Secondly, it has been a blessing to be living in the Redeemer community. With in-person classes came the additional blessing of student residences being open and for dorm life to continue. While this may have been tough at times with the necessary restrictions in residence, the result was extremely positive and beneficial to the students of Redeemer. Dorm life has thrived this semester and friendships outside the dorm have still been cultivated with intentionality from six feet away. Even though the physical community at Redeemer looked different than it has in the past, it was undeniable that there was still a presence of community through the dorms, Bible studies, porch visits, and outdoor activities. That is one of the unique things about Redeemer; it can still foster a sense of community in the middle of a global pandemic which has struck a blow to the physical ability that people have to be in close proximity to each other. This semester has also seen a great additional blessing: warm weather that stretched into November, allowing for more memories to be made outside of the dorms before the end of this first semester. During a time when isolation has become such a big issue, Redeemer’s community has continued to grow close-knit relationships and create wonderful memories.


A reflection of this first semester during Covid would not be complete without considering what our response should be. First and foremost, we should continue to remain grateful for the opportunities we’ve had this semester. It’s easy to begin to take these blessings for granted and to focus on the things that we still don’t have, but the reality is that we are experiencing things on campus this year that most other university students will not. In person learning and living on campus are things we would not have without the efforts of Redeemer’s staff and without God’s hand in this semester. Secondly, we need to continue to do our part to ensure that Redeemer’s doors stay open! Following guidelines might seem frustrating in the short term, but the long term benefits of Redeemer staying open far outweigh these short term frustrations.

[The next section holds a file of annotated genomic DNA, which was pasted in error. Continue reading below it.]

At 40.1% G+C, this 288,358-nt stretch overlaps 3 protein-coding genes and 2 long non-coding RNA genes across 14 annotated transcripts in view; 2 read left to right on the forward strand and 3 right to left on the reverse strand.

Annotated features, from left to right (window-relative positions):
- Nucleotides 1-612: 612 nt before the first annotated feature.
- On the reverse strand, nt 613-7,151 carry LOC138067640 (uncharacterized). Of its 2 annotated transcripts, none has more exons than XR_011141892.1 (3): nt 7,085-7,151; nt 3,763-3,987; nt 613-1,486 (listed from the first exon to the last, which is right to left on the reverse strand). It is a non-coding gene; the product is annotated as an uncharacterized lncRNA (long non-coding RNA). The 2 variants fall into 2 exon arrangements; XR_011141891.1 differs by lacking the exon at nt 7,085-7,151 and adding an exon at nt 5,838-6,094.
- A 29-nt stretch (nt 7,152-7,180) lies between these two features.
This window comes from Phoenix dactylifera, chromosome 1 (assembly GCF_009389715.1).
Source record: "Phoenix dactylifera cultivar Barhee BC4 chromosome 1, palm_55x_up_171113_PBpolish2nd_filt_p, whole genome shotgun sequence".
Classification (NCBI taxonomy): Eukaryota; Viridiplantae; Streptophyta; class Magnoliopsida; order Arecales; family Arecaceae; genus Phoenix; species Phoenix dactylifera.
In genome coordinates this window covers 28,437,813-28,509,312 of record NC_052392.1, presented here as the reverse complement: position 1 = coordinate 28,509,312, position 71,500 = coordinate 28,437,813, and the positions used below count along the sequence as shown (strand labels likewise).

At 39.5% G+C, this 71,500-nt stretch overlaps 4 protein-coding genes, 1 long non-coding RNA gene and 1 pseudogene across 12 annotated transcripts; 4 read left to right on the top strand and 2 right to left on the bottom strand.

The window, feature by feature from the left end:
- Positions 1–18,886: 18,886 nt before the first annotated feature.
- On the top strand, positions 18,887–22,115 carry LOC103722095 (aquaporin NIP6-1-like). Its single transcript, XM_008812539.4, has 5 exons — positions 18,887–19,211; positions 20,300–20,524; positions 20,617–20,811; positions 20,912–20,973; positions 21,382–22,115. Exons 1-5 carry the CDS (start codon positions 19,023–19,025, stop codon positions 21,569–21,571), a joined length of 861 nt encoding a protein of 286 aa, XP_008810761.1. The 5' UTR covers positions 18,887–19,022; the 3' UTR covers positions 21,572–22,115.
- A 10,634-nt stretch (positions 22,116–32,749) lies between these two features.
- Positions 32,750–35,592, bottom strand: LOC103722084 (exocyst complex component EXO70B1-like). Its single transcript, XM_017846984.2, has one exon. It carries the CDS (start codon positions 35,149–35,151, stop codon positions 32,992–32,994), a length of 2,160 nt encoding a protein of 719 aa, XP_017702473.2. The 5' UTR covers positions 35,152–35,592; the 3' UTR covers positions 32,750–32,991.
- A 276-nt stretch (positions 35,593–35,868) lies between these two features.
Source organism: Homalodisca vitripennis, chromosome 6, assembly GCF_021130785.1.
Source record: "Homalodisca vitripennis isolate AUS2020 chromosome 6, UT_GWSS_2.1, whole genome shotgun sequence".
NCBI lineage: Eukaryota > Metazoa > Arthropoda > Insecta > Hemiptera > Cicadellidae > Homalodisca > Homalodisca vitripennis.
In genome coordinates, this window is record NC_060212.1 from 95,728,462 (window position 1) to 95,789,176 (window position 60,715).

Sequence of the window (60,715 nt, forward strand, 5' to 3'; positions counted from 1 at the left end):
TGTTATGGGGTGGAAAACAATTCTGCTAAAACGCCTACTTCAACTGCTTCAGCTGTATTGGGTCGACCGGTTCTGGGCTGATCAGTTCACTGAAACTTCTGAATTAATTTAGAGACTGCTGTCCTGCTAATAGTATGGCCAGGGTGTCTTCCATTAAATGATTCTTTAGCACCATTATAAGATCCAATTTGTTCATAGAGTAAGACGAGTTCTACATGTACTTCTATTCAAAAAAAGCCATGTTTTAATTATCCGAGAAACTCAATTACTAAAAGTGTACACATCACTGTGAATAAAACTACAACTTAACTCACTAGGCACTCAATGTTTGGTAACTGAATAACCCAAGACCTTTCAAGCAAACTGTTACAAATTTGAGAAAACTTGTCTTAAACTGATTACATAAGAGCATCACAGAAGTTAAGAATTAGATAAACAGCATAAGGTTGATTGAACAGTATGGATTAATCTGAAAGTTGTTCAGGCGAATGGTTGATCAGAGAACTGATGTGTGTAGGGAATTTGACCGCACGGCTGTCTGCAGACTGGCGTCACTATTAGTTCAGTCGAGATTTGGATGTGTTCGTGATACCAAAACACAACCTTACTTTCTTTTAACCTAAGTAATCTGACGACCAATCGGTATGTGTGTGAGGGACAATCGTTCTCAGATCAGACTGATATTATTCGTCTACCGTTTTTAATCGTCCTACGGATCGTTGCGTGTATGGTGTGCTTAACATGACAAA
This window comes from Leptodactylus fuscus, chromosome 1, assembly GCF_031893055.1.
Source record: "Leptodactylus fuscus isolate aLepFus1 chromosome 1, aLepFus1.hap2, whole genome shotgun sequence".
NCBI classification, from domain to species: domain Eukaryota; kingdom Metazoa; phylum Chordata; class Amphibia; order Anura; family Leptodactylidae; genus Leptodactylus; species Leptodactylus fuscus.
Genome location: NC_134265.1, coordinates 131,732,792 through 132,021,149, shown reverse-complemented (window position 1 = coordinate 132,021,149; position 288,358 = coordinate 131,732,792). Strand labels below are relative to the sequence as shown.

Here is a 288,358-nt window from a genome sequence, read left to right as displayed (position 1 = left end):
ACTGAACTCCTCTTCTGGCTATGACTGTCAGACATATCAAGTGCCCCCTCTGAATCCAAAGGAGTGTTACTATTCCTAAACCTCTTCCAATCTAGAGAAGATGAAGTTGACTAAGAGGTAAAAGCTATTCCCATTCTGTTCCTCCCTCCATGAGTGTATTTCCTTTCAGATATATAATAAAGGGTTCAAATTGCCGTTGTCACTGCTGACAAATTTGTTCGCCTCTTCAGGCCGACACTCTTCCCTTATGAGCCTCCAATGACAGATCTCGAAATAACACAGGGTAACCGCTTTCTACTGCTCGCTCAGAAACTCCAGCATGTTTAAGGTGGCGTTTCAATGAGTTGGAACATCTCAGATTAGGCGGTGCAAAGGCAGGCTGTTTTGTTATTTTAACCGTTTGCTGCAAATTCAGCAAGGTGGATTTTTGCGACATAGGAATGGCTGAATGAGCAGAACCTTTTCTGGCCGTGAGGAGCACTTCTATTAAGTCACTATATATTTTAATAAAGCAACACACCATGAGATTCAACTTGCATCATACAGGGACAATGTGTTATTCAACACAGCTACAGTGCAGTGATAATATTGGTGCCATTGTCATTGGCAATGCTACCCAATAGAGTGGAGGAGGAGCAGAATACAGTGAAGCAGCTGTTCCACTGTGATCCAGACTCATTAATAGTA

It would be hard to find someone that has not been affected by this pandemic. On the other hand, it would also be hard to find a student at Redeemer who has not felt the blessing of Redeemer’s decision to open this fall. It may be easy to look at the situations we are currently in as completely negative, but there is always a silver lining in every situation. Throughout this “different” semester, God has still been working in the Redeemer community to strengthen and grow us. Not one person will be coming out of this pandemic the same as they were before, and this has been a great opportunity for God to be shaping us! Lives are still being touched at Redeemer, learning is still happening, and lifelong friendships are still being developed. There is still beauty in coming together on Sunday nights for Rooted Worship or Chapel. There is still joy in looking across a classroom and seeing familiar masked faces. There is still excitement in spending time together as a dorm on the weekend. There is still enjoyment in the mundane things: doing homework, cooking dinner, walking to class, passing friends in the hallways, and picking up communal on Wednesday nights. As this semester draws to a close, it is good to look back and reflect on the blessings of this first semester. There is much to be grateful for.